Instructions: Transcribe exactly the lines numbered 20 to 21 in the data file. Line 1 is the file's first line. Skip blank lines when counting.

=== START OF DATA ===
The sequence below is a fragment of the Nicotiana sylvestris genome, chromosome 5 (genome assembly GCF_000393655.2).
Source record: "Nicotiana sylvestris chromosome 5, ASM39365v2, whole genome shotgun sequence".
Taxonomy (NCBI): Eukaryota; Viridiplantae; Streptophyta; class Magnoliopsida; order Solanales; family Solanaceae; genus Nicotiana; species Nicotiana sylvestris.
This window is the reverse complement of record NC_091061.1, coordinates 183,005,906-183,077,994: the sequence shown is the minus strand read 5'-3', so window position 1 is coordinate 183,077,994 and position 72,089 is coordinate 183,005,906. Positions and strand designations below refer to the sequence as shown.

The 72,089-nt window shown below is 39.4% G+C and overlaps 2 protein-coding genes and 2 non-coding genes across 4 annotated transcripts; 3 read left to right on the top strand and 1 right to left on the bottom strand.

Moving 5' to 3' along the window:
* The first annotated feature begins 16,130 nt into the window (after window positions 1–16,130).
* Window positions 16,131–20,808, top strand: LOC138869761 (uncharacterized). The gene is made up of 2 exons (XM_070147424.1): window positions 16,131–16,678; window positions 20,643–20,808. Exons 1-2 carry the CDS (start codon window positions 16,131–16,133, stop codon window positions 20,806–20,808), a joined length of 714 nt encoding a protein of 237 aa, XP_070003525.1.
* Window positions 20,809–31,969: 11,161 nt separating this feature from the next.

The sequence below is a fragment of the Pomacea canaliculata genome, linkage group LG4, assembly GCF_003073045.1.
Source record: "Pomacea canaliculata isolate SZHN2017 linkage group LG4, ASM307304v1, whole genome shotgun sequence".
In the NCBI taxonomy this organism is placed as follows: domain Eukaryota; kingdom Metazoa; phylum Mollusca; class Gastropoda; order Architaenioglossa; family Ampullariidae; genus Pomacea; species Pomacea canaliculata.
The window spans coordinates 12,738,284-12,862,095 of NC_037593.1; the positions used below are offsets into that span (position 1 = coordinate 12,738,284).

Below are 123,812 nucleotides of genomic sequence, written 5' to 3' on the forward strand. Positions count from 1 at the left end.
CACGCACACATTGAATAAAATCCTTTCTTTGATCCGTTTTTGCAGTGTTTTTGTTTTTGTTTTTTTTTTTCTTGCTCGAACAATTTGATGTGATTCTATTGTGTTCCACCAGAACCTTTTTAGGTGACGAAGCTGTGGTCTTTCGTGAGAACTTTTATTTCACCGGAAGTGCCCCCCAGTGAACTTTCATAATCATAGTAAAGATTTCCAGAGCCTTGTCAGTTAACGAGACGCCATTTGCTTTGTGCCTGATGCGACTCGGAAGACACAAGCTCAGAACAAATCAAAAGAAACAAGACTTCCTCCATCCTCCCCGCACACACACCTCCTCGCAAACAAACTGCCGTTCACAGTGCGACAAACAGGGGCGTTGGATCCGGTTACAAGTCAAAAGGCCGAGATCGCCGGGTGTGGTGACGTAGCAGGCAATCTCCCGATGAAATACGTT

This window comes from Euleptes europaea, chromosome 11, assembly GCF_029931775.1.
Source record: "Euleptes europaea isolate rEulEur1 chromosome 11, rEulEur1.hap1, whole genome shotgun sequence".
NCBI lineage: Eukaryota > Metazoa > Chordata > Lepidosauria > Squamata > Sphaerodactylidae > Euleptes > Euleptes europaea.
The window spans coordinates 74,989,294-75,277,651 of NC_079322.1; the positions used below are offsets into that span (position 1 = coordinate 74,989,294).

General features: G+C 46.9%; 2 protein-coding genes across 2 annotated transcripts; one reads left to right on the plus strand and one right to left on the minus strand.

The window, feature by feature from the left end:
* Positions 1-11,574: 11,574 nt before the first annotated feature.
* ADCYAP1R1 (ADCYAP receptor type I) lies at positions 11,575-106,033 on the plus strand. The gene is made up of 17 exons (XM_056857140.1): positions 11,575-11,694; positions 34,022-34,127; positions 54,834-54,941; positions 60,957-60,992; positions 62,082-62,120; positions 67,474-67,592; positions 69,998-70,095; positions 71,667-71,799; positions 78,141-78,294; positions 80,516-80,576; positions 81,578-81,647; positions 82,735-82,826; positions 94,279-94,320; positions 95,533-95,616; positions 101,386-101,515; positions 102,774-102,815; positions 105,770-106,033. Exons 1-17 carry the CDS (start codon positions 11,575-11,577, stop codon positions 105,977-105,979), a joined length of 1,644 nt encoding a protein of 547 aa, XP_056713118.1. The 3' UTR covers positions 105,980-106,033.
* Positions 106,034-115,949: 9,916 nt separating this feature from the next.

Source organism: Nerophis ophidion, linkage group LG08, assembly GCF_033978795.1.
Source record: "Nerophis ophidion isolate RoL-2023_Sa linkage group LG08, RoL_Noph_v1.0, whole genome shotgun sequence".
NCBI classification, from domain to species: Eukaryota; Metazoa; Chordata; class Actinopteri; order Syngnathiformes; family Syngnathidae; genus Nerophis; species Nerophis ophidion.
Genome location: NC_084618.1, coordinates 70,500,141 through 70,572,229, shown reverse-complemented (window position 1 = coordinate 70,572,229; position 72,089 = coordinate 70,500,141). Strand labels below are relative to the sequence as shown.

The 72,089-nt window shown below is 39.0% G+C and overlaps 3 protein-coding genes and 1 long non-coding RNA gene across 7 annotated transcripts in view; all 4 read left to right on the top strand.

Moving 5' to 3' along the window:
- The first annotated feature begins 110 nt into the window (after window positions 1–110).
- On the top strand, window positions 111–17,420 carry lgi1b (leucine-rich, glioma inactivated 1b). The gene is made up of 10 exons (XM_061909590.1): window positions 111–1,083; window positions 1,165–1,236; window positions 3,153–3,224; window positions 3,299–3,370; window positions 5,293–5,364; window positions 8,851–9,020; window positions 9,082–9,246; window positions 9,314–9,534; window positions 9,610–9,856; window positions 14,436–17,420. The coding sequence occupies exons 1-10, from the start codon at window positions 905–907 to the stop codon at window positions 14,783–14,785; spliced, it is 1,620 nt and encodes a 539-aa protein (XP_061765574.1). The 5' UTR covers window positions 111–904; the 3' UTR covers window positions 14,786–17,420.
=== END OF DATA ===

General features: G+C 46.9%; 2 protein-coding genes across 2 annotated transcripts; one reads left to right on the plus strand and one right to left on the minus strand.

The window, feature by feature from the left end: